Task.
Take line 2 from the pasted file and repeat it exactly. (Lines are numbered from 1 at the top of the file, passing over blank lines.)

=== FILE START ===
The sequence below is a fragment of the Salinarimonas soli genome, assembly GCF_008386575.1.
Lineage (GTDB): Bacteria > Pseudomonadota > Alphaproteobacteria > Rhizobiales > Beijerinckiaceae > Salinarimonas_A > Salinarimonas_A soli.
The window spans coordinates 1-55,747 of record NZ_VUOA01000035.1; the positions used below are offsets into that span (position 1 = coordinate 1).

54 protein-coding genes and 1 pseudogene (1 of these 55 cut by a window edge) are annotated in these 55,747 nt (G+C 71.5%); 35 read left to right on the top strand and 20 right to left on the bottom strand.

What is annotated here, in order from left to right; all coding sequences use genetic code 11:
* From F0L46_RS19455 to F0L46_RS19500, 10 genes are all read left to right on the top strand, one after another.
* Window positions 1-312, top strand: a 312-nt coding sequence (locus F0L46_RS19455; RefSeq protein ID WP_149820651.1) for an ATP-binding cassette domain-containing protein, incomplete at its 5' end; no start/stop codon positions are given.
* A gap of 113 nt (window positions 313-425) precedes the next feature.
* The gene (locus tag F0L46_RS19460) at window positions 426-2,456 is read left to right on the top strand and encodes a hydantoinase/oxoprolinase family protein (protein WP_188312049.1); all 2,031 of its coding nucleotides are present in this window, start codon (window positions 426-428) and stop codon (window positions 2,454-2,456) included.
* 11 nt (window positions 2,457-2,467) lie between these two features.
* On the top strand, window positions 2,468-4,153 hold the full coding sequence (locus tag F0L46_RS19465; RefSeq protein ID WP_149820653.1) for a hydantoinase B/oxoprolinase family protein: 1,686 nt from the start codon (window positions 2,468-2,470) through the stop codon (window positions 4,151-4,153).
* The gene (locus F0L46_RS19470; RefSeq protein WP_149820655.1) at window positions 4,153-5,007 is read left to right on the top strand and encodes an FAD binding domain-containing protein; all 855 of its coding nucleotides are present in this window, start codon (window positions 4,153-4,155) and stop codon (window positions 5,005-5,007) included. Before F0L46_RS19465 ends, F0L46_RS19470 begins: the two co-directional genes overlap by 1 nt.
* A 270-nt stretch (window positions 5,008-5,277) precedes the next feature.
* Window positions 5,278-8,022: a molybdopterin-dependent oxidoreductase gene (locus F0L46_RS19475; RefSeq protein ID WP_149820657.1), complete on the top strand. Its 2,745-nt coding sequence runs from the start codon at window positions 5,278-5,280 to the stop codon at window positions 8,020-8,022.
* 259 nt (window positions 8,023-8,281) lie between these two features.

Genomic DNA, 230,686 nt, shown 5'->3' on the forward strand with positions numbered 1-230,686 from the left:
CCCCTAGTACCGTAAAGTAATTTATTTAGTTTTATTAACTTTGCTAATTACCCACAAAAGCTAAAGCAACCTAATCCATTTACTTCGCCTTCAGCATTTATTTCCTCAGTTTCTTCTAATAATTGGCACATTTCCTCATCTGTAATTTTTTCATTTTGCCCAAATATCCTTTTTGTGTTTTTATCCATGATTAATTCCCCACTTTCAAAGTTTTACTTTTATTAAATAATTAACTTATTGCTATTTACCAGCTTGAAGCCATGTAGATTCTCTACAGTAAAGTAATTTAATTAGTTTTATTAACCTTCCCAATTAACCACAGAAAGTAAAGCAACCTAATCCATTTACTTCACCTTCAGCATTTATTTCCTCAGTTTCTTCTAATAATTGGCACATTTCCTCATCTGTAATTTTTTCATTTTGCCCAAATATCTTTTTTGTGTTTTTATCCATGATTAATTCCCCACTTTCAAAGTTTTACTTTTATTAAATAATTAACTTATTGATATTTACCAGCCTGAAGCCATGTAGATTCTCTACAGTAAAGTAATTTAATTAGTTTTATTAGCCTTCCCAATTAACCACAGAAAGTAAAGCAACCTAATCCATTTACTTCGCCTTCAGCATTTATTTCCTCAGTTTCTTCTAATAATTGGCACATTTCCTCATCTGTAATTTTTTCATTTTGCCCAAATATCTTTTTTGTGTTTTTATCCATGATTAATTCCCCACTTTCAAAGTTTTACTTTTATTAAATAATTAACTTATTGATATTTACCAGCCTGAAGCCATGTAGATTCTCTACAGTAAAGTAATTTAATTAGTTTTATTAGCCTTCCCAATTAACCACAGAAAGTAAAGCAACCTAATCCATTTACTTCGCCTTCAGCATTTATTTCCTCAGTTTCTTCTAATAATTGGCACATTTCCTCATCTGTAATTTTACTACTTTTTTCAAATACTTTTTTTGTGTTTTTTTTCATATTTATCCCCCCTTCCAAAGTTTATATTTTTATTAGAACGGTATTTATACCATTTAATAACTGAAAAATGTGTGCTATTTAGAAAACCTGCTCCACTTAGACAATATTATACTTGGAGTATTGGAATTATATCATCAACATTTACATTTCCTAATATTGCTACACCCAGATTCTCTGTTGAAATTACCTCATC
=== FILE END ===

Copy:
Lineage (GTDB): Bacteria > Pseudomonadota > Alphaproteobacteria > Rhizobiales > Beijerinckiaceae > Salinarimonas_A > Salinarimonas_A soli.